14.But I confess. Because they had laid to Paul’s charge impiety and the polluting of the temple, he purgeth himself of both now, that Felix may understand that his adversaries were moved with evil will. − (578) For though the religion, which is pretended, be false and preposterous, yet the study thereof did oftentimes find favor with men, who took no great heed. Wherefore it was to be feared lest Felix, if he had conceived any sinister suspicion of Paul, should not only have pardoned the zeal of the priests, but also have granted their requests. Wherefore Paul doth also refute this point of the accusation; and that so, that he doth not touch the faith of the gospel, because (as we have said) that was no fit place for making confession thereof. But what is this that he saith, that he worshippeth God according to the way which they call heresy? Some think that this is added like to a concession; because the enemies take that in evil part which ought to be attributed to judgment and right election; as if Paul had said, that that form of religion which he had followed is, indeed, called heresy, but unworthily. But seeing that name was not infamous either among the Jews or Gentiles, it is unlikely that he maketh answer before a profane man, touching that which they counted everywhere rather a commendation than any vice. When Christians have conference together, the Spirit of God commandeth that heretics be counted detestable; and he teacheth us to beware of heresies, because they bring upon the Church plague, dissension, and wasteness. Therefore, it is a thing not to be suffered among the people of God, whose safety consisteth in the unity of faith. But because the Jews did then openly boast of their sects, that excuse, whereof we spake of late, was superfluous. Therefore, it remaineth that he do either mean that he is a Pharisee, or that he call the Jewish religion or the profession of the gospel (without infamy) heresy; because they were distinguished from the use and custom of all nations. Seeing he did before confess himself to be a Pharisee, there shall no inconvenience ensue, if we say that he doth repeat the same now; especially seeing he speaketh shortly after of the resurrection of the dead. But because this first point doth only contain a confession concerning the worship of the God of the fathers, I think that he doth rather speak generally of the Jewish religion, or of the Christian faith which did flow thence. Paul was a citizen of Rome, notwithstanding as he came of the Jews by his ancestry, he confesseth that he continueth in the religion which he had learned of the fathers. And to this end doth the adverb of likeness tend; for it showeth a known thing, namely, the manner of worship whereunto the Jews were addicted. He maketh express mention of the God of his fathers, because it was not lawful for a man that was a Roman to receive the doctrine of the law unless he had come of the Jews. Also he toucheth his adversaries, which handle him so cruelly; whereas, notwithstanding, they both worship one God. I (saith he) worship the same God (according to the manner delivered by mine ancestors) which they themselves worship, and even as they worship him. Neither doth that hinder because he was fallen from the ceremonies of the law, and was content with the spiritual worship of God. For Paul thinketh it sufficient for him to wipe away that blot of impiety which his adversaries had falsely cast upon him. Therefore the Papists are ridiculous, who feign that Paul alloweth [approveth] all manner [of] antiquity. We, say they, worship the God of our fathers with Paul, as the custom was delivered to us from hand to hand; as if (even they themselves being judges) it were sufficient for the Jews or Turks to hold up the same buckler against the faith of Christ. But the apostle meant nothing less than simply to ground religion in the authority of ancestors, and to defend his godliness with that defense, which might have been common to all the superstitions of the Gentiles; he meant only to stop the mouth of his adversaries. Nevertheless, he taketh this for a plain matter, that the fathers, from whom the Jewish religion came, were good and sincere worshippers of God; so that the Jews, which were not degenerate, might well boast, that the God of their fathers whom they worshipped was the only Creator of heaven and earth; and that the country gods − (579) of all the rest of the world were mere and vain inventions. −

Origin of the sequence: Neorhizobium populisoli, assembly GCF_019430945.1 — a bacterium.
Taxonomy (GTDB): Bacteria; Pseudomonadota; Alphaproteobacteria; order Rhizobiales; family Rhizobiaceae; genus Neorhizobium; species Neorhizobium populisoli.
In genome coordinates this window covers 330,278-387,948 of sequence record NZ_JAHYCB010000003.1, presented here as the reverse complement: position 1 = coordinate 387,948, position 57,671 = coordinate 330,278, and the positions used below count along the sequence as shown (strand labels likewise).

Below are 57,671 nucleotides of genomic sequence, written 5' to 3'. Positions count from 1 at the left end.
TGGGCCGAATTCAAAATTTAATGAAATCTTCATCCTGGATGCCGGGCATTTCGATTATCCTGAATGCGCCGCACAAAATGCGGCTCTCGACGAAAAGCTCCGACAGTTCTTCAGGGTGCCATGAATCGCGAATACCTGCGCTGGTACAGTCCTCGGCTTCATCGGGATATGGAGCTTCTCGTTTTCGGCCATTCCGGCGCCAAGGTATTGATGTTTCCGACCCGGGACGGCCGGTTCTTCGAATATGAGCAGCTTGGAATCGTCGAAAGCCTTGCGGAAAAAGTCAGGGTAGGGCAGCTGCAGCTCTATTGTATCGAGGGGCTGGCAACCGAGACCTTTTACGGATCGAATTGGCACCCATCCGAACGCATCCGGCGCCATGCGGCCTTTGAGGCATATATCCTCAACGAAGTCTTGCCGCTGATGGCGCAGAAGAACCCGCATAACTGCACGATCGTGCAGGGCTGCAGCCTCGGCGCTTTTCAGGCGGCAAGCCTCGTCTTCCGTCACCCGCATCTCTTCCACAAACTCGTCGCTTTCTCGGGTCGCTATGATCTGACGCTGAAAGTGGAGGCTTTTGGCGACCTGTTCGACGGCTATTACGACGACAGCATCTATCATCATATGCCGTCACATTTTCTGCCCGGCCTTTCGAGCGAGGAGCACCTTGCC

Believing all things. A short exposition of the sentence next going before. For, because he had not simply affirmed that he worshipped God, but did add this word ουτως, or so: he doth now set down how he worshippeth God. Whereby it appeareth what great heed he taketh for fear he entangle himself in those accidental − (580) superstitions which reigned among the Jews. As if any of us do at this day answer the Papists, that he worshippeth the God whom they profess, as we be taught out of the law and out of the gospel. By this let us learn that God is not rightly worshipped, so that our obedience can please him, unless it be of faith, which is the only ground-work of godliness. For he (to the end he may prove himself to be the servant of God) doth not thrust upon them bare ceremonies; but he saith flatly that he believeth. Furthermore, this place containeth a profitable doctrine, that this is the only foundation of right and true − (581) faith, for a man to submit himself to the Scripture, and reverently to embrace the doctrine thereof. Furthermore, Paul doth in this place divide the Scripture into the law and the prophets, that he may the more plainly prove that he doth not dissent from the universal consent of the Church. −
“ Sola malevolentia impelli,” were instigated by sheer malevolence.
“ Gentiles,” the Gentile.
“ Adventitiis,” adventitious.
“ Orthodoxae,” orthodox.